Tesco's Real Strategy Secret

Last Updated Sep 8, 2008 11:58 AM EDT

Sterling Performance's post on Tesco explains how the supermarket made the Balanced Scorecard central to its success. Yet I think it missed out a vital ingredient that I do not see in many other organisations. Persistence.

Tesco has not been using the Balanced Scorecard for just a year or two. It has been using it for over 15 years. It is not a flavour-of-the-month or additional management report, it is the core tool through which the business is managed.

Tesco's persistence isn't limited to the Balanced Scorecard either. Take the Tesco Express format: first outlined and tested in 1993, five years later the company still had little more than a dozen Express stores.

During that period the concept team continually fine-tuned the business model. The number of stores finally achieved lift-off in 1999, six years after the first trial, when a deal was struck with Esso. The rocket-boosters were then fired in 2003, 10 years after the concept was first announced, after Tesco acquired the T&S convenience store chain. The supermarket now has 735 Express stores in the UK alone.

So what are the drivers behind Tesco's persistence? Let me give you three factors.

  1. Separating strategy and tactics. Strategy is what you want to achieve, tactics are how you achieve it. Tesco's leaders established a strategic goal to develop a winning convenience store proposition. Focusing on the goal, it refined its tactics when the first trial stores didn't fully deliver, ultimately achieving their objective.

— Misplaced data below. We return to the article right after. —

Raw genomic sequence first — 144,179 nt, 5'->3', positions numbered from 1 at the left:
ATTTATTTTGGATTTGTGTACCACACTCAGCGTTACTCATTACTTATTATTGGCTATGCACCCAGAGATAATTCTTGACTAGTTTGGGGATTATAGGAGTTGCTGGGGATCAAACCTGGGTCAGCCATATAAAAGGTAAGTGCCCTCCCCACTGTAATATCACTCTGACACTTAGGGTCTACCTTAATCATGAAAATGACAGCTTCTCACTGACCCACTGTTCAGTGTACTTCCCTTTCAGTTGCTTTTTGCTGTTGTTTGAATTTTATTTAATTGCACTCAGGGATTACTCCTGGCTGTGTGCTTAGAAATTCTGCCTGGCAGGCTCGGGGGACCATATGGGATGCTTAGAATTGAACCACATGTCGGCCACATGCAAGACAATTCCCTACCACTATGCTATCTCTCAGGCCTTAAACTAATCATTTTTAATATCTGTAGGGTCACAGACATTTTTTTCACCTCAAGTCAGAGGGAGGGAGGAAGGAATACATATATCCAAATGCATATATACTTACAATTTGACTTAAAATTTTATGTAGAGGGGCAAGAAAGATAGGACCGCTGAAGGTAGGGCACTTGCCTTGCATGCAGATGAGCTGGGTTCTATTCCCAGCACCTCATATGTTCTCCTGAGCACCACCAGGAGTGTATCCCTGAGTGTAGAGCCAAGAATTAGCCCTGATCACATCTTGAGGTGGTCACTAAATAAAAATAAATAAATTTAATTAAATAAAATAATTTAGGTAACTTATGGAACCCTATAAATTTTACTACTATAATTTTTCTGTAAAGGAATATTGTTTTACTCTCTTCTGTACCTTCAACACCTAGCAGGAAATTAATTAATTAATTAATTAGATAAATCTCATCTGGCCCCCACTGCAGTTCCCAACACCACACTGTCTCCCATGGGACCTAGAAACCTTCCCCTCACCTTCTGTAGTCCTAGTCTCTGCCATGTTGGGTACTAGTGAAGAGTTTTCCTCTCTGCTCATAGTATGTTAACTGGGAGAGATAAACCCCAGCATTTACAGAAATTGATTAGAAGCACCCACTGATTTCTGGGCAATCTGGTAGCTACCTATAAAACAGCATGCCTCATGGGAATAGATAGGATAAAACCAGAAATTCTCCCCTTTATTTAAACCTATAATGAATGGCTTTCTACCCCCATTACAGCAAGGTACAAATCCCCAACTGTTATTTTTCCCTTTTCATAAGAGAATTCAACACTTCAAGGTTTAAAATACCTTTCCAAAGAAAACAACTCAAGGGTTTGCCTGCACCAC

2. Consistent management commitment. Tesco's management team stickz with something once committed to it. It is mix of discipline and a winning mentality that helps management overcome short-term obstacles and failures and keep their eyes on the bigger prize.
  3. Organisational consistency. Sir Terry Leahy has been on the board for 16 years and other key executives have been with the business for a long period. Rather than bringing in new people who, inevitably, want to do things their way, Tesco has created an organisational approach that everyone understands and can deliver.
Persistence is not a word that is used often in business. It is, however, a critical factor in Tesco's amazing growth over the past two decades.

( Photo: dbking,CC2.0 )

  • Stuart Cross

    Stuart Cross is a founder of Morgan Cross Consulting, which helps companies find new ways to drive substantial, profitable growth. His clients include Alliance Boots, Avon and PricewaterhouseCoopers.